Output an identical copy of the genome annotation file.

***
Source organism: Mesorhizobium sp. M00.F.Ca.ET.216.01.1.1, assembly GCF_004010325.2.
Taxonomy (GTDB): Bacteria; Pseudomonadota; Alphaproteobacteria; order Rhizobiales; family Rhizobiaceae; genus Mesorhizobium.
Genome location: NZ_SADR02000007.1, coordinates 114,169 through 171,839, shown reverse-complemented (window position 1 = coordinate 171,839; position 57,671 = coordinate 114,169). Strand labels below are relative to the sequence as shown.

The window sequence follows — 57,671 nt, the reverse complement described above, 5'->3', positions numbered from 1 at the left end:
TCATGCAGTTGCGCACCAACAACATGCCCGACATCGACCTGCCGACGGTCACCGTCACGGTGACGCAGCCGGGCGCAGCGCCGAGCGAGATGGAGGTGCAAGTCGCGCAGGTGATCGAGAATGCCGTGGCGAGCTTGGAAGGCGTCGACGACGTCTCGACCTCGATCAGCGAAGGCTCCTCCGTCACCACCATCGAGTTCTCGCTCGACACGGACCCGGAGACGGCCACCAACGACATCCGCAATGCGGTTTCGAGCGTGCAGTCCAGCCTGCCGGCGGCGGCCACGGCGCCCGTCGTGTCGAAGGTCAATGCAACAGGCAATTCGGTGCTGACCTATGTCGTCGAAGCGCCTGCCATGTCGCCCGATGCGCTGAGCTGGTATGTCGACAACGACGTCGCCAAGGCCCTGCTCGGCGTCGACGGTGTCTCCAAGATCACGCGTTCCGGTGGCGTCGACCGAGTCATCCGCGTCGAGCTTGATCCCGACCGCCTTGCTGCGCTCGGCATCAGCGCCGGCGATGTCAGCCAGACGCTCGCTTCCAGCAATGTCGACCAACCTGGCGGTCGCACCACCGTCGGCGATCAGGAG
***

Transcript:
Source organism: Mesorhizobium sp. M00.F.Ca.ET.216.01.1.1, assembly GCF_004010325.2.
Taxonomy (GTDB): Bacteria; Pseudomonadota; Alphaproteobacteria; order Rhizobiales; family Rhizobiaceae; genus Mesorhizobium.
Genome location: NZ_SADR02000007.1, coordinates 114,169 through 171,839, shown reverse-complemented (window position 1 = coordinate 171,839; position 57,671 = coordinate 114,169). Strand labels below are relative to the sequence as shown.

The window sequence follows — 57,671 nt, the reverse complement described above, 5'->3', positions numbered from 1 at the left end:
TCATGCAGTTGCGCACCAACAACATGCCCGACATCGACCTGCCGACGGTCACCGTCACGGTGACGCAGCCGGGCGCAGCGCCGAGCGAGATGGAGGTGCAAGTCGCGCAGGTGATCGAGAATGCCGTGGCGAGCTTGGAAGGCGTCGACGACGTCTCGACCTCGATCAGCGAAGGCTCCTCCGTCACCACCATCGAGTTCTCGCTCGACACGGACCCGGAGACGGCCACCAACGACATCCGCAATGCGGTTTCGAGCGTGCAGTCCAGCCTGCCGGCGGCGGCCACGGCGCCCGTCGTGTCGAAGGTCAATGCAACAGGCAATTCGGTGCTGACCTATGTCGTCGAAGCGCCTGCCATGTCGCCCGATGCGCTGAGCTGGTATGTCGACAACGACGTCGCCAAGGCCCTGCTCGGCGTCGACGGTGTCTCCAAGATCACGCGTTCCGGTGGCGTCGACCGAGTCATCCGCGTCGAGCTTGATCCCGACCGCCTTGCTGCGCTCGGCATCAGCGCCGGCGATGTCAGCCAGACGCTCGCTTCCAGCAATGTCGACCAACCTGGCGGTCGCACCACCGTCGGCGATCAGGAG